-- Earlier this year, the internet was lit ablaze when it was announced that '90s alt-rock band Belly was reforming with its classic line-up intact, recording some new music and going on a summer tour. The band had broken up shortly after the release of their second album, “King,” two decades ago. Their debut, “Star” had been a huge alt-rock and college-radio hit, spawning a lot of play the singles “Feed The Tree” and “Gepetto.” “Star” was one of the most buzzed about albums of 1993, so much so that when “King” came out two years later, the band landed on the cover of “Rolling Stone.”
In the mid-'80s, Belly’s leader Tanya Donelly emerged from the Boston rock scene with her stepsister Kristin Hersh in the band Throwing Muses. Donelly would leave the band in the early '90s, in the meantime helping Pixies-bassist Kim Deal establish the Breeders. (She was on the band’s 1990 debut album, “Pod.”) Wanting to establish her own voice, she would leave the Breeders and be replaced by Deal’s twin sister Kelley.
After the breakup of Belly, Donelly had a successful solo hit in 1997 with the song “Pretty Deep” from her album, “Lovesongs For Underdogs.” That album was followed by 2002’s “Beautysleep,” 2004’s “Whisky Tango Ghosts,” and the 2006 album, “This Hungry Life,” which was a live recording. After a prolonged period of silence, Donelly quietly re-emerged, releasing a string of EPs dubbed “The Swan Song Series.” These were songs recorded with various friends and her husband, Dean Fisher, of the Juliana Hatfield Three. From 2013-2014, she dropped five separate EPs. Those five collections plus more material are collected on her new three-disc album, “The Swan Song Series,” which gets released on May 20th.
I talked extensively over the phone with Donelly about the “Swan Song Series,” Belly’s reformation, and her career.
You’ve got kind of a double existence going on right now between the reformation of Belly and the “Swan Songs” set!
Yeah. [laughs] It’s a lot.
I figured Belly would come back because of several things that happened. I saw that you were quietly releasing the “Swan Songs” EPs, your husband Dean did really well with the Juliana Hatfield Three reunion last year and you appeared onstage with the Breeders a few years back. Tell me how the Belly reunion happened.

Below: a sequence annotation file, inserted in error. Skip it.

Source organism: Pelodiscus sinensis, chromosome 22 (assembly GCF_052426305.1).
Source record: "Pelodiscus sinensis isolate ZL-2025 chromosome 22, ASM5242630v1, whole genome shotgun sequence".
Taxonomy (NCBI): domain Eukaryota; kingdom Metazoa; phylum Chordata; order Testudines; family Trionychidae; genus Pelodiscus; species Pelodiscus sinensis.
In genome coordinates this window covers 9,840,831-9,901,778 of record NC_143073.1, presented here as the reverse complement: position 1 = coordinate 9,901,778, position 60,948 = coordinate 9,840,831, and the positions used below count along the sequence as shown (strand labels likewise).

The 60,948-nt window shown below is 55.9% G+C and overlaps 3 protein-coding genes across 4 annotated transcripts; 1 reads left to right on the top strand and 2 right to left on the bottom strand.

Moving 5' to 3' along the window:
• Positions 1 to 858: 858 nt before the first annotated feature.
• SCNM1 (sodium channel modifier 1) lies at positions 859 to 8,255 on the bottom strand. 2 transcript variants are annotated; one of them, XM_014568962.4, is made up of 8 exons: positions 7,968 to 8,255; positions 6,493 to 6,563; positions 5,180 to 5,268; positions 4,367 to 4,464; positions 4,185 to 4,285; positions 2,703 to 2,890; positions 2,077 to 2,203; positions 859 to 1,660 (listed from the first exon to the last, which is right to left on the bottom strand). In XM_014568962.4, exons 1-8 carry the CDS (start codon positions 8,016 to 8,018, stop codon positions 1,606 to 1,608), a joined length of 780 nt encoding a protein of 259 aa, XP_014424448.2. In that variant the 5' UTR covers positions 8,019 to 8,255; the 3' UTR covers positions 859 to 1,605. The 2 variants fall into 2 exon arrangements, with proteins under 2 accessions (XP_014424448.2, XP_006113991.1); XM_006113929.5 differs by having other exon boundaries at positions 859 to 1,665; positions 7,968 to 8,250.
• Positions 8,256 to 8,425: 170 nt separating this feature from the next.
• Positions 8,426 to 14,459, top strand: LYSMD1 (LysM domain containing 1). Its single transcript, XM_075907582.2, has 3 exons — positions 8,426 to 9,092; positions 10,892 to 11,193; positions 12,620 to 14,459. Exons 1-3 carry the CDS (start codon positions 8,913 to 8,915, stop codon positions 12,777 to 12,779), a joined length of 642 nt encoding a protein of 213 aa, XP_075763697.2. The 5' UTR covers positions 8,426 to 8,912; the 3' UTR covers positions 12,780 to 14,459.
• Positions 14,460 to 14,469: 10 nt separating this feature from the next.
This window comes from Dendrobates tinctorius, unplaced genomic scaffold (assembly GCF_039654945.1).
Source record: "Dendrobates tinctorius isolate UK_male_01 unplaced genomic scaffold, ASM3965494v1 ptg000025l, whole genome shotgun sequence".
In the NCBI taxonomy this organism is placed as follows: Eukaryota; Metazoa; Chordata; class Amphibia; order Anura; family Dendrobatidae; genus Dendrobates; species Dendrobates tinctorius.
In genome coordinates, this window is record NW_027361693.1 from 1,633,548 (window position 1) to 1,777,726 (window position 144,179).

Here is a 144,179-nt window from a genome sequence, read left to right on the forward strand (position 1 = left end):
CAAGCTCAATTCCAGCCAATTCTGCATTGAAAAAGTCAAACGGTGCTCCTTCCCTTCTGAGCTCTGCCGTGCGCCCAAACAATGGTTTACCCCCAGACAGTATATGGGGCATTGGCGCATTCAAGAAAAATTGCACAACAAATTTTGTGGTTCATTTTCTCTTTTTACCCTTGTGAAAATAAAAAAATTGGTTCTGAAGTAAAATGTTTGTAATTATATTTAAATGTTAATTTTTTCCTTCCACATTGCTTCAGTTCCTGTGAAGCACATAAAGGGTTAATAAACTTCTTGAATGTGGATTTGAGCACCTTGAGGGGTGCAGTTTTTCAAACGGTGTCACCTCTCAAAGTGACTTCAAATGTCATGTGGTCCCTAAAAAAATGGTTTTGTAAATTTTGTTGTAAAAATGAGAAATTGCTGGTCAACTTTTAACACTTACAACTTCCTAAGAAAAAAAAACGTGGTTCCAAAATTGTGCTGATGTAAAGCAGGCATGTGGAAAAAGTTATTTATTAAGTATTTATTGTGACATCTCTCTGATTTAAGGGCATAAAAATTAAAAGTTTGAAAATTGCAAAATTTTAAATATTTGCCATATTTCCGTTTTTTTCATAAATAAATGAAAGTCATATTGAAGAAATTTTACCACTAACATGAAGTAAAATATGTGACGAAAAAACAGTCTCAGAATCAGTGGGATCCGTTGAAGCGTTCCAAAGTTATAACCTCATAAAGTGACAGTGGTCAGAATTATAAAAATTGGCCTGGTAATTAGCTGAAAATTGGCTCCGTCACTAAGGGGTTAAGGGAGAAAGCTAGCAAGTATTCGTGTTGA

It comes up every five years or so. This time [drummer] Chris Gorman said, “There’s going to come a time when nobody’s gonna care anymore and it’s not going to be an option, so let’s just do it.” So that’s why we kind of jumped on it. And you know, we’re in a different place now personally, so it is much more peaceful, harmonious and fun again.
You see a lot of bands from the '90s coming back and making records that are as good or better than the records they made in the '90s. The Veruca Salt record that came out last year, “Ghost Notes,” was excellent as was Dinosaur Jr.’s album “Farm” in 2009. I think a lot of those '90s-style sounds are coming back in newer bands as well.
Yeah. I think Buffalo Tom’s last record was amazing! That is true. We aren’t talking about making another album right now. We have written a handful of new songs together and we are going to do something with that. The original plan was to release them one-by-one on our website, but then we sort of felt like maybe we should just hang onto it and see what we’re going to do. So it might be an EP or… We’re really undecided on how the new music is going to be released.
I think it’ll be received by the audience no matter what it is.
If I do say so myself, we’re very excited about the new stuff. We feel like it’s good. At this point, as [bassist] Gail [Greenwood] put it, “we’re circling our wagons around it,” because we’re just thinking, “Let’s do this for us for the time being. The way we would if we were brand new and not think about anyone hearing it,” and then decide when we’re done what to do with it.
Don’t you think that’s the best way to make music?
Yeah! Definitely! But it is so easy to allow yourself to become porous and let everything sort of dilute that and stain it, so we’re trying to get back to more of an early days approach to it.
The “Swan Songs” EPs sort of feel like they were made just following whims.
I mean that in the best way because you get a really good range.
Oh, it’s completely true. I reached out to a bunch of people and as they sent things, I worked on them. Every song is completely different. There’s no “process” to that collection of songs. It’s all just sort of like… someone sent me lyrics on a napkin or someone sent me some chords on a cell phone, or someone sent me a complete backing track. It was completely different every time.
The song “Mass Avenue” is almost stripped-down country.
Yeah, I’ve got some of that in me.
It sort of hearkens back to the “Whisky Tango Ghosts” record and that stripped-down atmosphere.
“Mass Ave” definitely fits in there. There are songs that are actually bridges to older stuff and “Mass Ave.” is definitely one of them, probably because I wrote that with Dean.
Then you have more of the more electronic-sounding tracks which is sort of a surprise. I don’t think I’ve heard a lot of that kind of music from you. “Flying At Night” and “VivaKaraoke” are both really fascinating.